Results: Internal consistency specified by Cronbach’s α was 0.949 for the original version of the questionnaire and 0.927 for the brief one. Based on the CFA findings, the goodness-of-fit indices for the brief version were GFI=0.921, RMSEA=0.078 (90% confidence interval (CI), 0.062%-0.094%), comparative fit index (CFI)=0.981, and Χ2/df=2.791. These indices for the original one were 0.882, 0.066 (90% CI, 0.055%-0.076%), 0.983, and 2.270, respectively. A significant correlation was found between these two versions (P<0.001). These findings confirm the adequacy of the brief version of the TSK.
    Conclusion: The brief version of TSK can be considered a reliable and valid tool to evaluate somatic focus and activity avoidance in patients with CNSLBP.

  • XML | PDF | downloads: 33 | views: 73 | pages: 279-289

    Introduction: The production of figurative expressions, particularly idioms, and proverbs, is negatively affected by damage to the left hemisphere and subcortical area of the brain. Alzheimer patients, thanks to the preservation of basal ganglia, can produce these expressions. In contrast, compared to Alzheimer’s patients, Parkinson’s patients cannot produce these expressions due to the malfunction of the basal ganglia. This study attempts to compare the linguistic and cognitive performance of Persian-speaking patients with Alzheimer’s disease, Parkinson’s disease, and healthy counterparts regarding the production and comprehension of these figurative expressions.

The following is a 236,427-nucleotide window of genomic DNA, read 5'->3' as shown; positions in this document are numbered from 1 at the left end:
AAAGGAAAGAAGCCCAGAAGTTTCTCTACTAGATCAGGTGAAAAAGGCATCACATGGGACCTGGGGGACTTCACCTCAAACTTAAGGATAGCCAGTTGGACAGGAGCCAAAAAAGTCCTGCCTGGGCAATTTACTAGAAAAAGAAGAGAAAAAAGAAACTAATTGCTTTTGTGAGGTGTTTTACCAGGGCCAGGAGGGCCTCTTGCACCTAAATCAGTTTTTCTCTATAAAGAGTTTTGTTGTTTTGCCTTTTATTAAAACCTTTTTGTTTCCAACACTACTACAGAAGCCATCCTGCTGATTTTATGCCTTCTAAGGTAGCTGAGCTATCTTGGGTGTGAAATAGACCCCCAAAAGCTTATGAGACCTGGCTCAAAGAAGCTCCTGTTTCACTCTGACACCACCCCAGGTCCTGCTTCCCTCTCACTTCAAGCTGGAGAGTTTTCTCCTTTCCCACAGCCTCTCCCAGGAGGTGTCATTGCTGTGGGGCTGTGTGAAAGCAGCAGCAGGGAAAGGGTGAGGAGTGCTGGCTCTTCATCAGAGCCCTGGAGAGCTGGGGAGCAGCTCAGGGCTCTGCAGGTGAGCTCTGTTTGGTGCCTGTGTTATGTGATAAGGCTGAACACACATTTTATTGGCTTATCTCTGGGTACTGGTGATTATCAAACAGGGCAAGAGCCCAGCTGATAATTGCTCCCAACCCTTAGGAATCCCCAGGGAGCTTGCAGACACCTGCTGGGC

Materials and Methods: In doing so, by selecting a sample of participants composed of 10 Alzheimer’s patients, 10 Parkinson’s patients, and 10 healthy individuals matched with each other regarding age and education. Then, different tests, including Arizona battery for communication disorders of dementia, famous names, and face test, structured conversation, figurative expression completion, elicitation of response based on situational context, Northridge evaluation of idioms and proverbs in situational context, conventional and figurative expression evaluation were condcuted to analyze their performance.
    Results: The results of Arizona battery for communication disorders of dementia indicated that Alzheimer’s patients were in the middle stage of the disease while Parkinson’s participants were classified as non-dementia patients. Although the result of the Renown face and name recognition test demonstrated a significant difference between Alzheimer’s patients and the healthy group regarding cognition and confidence levels, the same result was not observed between healthy control and Alzheimer’s patients. Furthermore, in the test of structured conversation, the proportion of produced words by Alzheimer’s patients was more than that of Parkinson’s patients. However, the results of sentence and figurative expression completion tests corroborated the weaker performance of Alzheimer’s patients compared to their Parkinson and healthy counterparts. Furthermore, notwithstanding in the test of Elicitation of response based on Situational Context, Parkinson’s patients performed more poorly than their Alzheimer and healthy counterparts, in the tests of conventional and figurative expression evaluation, Alzheimer’s patients’ pattern of performance was different from that of other groups as they performed more weakly than Parkinson patients.